Lebanon civil war survivors say today’s crisis even worse
BEIRUT — During the civil war that ended over 30 years ago Abla Barotta survived shelling and clashes, but she now fears a “slow death” from Lebanon’s worst economic crisis in decades.
The 58-year-old mother of three is a survivor who worries she will soon join the more than 50 percent of Lebanese today living in poverty.
Echoing a common refrain on television and at public gatherings, Barotta said even the worst days of the war weren’t this tough.
“We used to hide in houses or basements every time we heard shelling during the war, but today, where can we go to hide from hunger, the economic crisis, the coronavirus pandemic and our political leaders?” she said.
“We used to fear death from bombardment or sniper fire, but now we fear everything: illness, poverty and hunger.”
Her voice lowering to a whisper, she added: “To die from shelling is better, at least there is no suffering… while today, we suffer and die slowly every day.”
Lebanon on Tuesday marks 46 years since clashes erupted in Beirut between Lebanese Christians and Palestinians backed by leftist and Muslim factions, marking the start of a 15-year conflict that drew in regional powers Israel and Syria.
At the time, the country was divided into warring sectarian fiefdoms.
But many still managed to preserve a semblance of normal life between bouts of heightened violence and kidnappings.
The wheels of Lebanon’s economy kept turning, bolstered by money and weapons sent to warring parties from abroad.
But after the conflict ended in 1990, with 150,000 people killed and 17,000 missing, bitter political divisions continued to plague Lebanon.
‘Haven’t seen the state’
Endless political deadlock, as well as alleged corruption and negligence, finally gave way to a financial slump now sounding the death knell for a fragile middle class.
Since 2019, the Lebanese pound has lost more than 85 percent of its value against the dollar on the black market, and prices have soared.
Customers have come to blows in supermarkets to secure fast-selling subsidized products, while shortages in pharmacies have made buying medicines akin to hunting for treasure.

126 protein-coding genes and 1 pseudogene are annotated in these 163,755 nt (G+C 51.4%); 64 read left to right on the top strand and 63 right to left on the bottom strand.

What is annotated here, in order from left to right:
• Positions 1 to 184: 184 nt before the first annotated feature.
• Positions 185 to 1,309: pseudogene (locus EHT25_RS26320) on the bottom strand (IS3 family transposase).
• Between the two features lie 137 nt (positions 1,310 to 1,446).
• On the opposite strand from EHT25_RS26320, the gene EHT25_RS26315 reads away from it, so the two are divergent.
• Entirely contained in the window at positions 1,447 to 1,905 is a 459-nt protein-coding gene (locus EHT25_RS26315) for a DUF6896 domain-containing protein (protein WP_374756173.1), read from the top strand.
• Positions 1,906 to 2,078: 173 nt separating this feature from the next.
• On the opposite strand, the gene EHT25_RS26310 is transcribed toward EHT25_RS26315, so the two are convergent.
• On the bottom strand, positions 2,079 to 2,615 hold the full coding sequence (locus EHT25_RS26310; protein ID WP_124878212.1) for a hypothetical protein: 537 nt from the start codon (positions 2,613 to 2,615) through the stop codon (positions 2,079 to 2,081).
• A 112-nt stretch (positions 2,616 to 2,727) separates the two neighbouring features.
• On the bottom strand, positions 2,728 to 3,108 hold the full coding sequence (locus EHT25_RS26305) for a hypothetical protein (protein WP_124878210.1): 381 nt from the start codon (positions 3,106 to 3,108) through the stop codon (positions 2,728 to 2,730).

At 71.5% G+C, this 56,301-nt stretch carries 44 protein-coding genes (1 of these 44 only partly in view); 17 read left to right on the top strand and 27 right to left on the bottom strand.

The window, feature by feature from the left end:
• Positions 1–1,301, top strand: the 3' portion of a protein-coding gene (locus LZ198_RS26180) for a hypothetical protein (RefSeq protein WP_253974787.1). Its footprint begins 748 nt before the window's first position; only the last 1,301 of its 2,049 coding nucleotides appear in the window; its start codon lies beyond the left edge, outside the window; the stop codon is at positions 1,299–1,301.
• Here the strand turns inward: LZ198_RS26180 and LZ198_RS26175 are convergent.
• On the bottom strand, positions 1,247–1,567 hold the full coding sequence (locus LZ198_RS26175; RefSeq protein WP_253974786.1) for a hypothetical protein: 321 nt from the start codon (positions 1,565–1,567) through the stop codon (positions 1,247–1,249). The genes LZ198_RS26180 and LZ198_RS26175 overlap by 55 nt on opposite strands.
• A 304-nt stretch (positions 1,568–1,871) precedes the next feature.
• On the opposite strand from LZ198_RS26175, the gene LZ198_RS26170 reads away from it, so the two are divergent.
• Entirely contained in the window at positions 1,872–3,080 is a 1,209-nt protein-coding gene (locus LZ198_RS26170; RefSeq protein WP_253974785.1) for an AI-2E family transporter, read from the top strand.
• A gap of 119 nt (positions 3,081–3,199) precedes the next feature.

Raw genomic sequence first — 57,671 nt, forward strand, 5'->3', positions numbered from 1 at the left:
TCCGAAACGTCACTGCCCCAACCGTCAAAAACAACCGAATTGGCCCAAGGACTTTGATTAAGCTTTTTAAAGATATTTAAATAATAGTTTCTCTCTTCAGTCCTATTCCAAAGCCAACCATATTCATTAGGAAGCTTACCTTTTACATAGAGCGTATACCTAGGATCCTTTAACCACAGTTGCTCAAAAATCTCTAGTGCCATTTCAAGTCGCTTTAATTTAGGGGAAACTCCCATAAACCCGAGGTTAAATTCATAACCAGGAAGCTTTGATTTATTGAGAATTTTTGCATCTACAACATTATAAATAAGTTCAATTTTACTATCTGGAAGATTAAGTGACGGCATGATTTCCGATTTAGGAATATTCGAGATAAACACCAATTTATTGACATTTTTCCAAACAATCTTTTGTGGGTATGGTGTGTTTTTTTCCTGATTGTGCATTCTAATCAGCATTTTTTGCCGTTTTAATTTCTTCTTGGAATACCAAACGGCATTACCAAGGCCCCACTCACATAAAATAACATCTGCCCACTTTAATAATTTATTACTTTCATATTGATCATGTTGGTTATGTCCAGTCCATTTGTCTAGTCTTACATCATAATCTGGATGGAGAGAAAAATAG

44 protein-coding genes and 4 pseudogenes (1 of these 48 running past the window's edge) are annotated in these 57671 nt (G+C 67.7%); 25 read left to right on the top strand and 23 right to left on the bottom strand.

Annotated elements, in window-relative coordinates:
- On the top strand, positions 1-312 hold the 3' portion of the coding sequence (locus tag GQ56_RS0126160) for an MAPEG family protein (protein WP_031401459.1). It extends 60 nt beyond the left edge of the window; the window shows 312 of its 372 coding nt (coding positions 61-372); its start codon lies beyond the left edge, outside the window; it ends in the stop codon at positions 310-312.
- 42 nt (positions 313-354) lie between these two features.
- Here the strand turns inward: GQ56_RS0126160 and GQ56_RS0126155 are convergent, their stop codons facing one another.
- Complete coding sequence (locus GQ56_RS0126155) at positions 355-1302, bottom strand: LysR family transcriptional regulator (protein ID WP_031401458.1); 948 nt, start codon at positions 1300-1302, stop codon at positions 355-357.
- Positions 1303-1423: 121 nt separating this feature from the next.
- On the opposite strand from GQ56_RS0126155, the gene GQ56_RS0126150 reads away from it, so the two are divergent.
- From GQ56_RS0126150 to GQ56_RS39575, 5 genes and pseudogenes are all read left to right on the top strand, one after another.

Yet authorities have done little to stem a crisis compounded by the Covid-19 pandemic, which has killed more than 6,600 people, and by last year’s port blast which cost more than 200 lives and ravaged swathes of Beirut.
“The war was ugly… but we never lived through anything like this economic crisis,” Barotta said in her Beirut home, which was hard hit by the August 4 explosion.
Her first-floor flat in an old building in the Mar Mikhail neighborhood next to the port has since been renovated and her neck has healed from a blast injury.
But she said there is plenty left to worry about.
“This anxiety over whether we will be able to eat tomorrow… we’ve never lived that before,” she said.
“Sometimes I can’t sleep at night.”
In the blast-strewn Karantina district, also next to the port, Jean Saliba pointed to gutted buildings awaiting renovation and listed the names of families who lost loved ones in Lebanon’s worst peace-time disaster.
Karantina has since become a stomping ground for non-governmental groups spearheading the reconstruction effort.
“We haven’t seen the state,” said Saliba, a 63-year-old former civil servant.
“If it weren’t for the money and food handouts distributed by NGOs, people wouldn’t have had the strength to go on.”
Saliba called the monster blast a “collective catastrophe” that made the war-time suffering look like “a drop in the ocean”.
During the war, people could go back to work when bombardment slowed, he said.
But with current unemployment rates approaching 40 percent, many don’t have jobs to return to.
“Who can earn money at all today?” the father of three asked. “Economically, we are finished.”
Elsewhere in the capital, Victor Abu Kheir sat idly inside his small barber shop in the Hamra neighborhood.
“There are days when I only have one customer, or two at most,” the 77-year-old said, wearing an apron.
Since it opened in 1965, the shop’s decor has remained unchanged, its black leather armchair and glass cabinets harking back to a brighter past.
The civil war days, Abu Kheir said, were more “merciful” than those of today’s crisis, even if he was briefly kidnapped and survived gunfire hitting his shop.
“No one prefers war, but those days were better,” he said, adding that he only ever lowered his blinds when bombardment spiked.
“There was money and the people were comfortable.”
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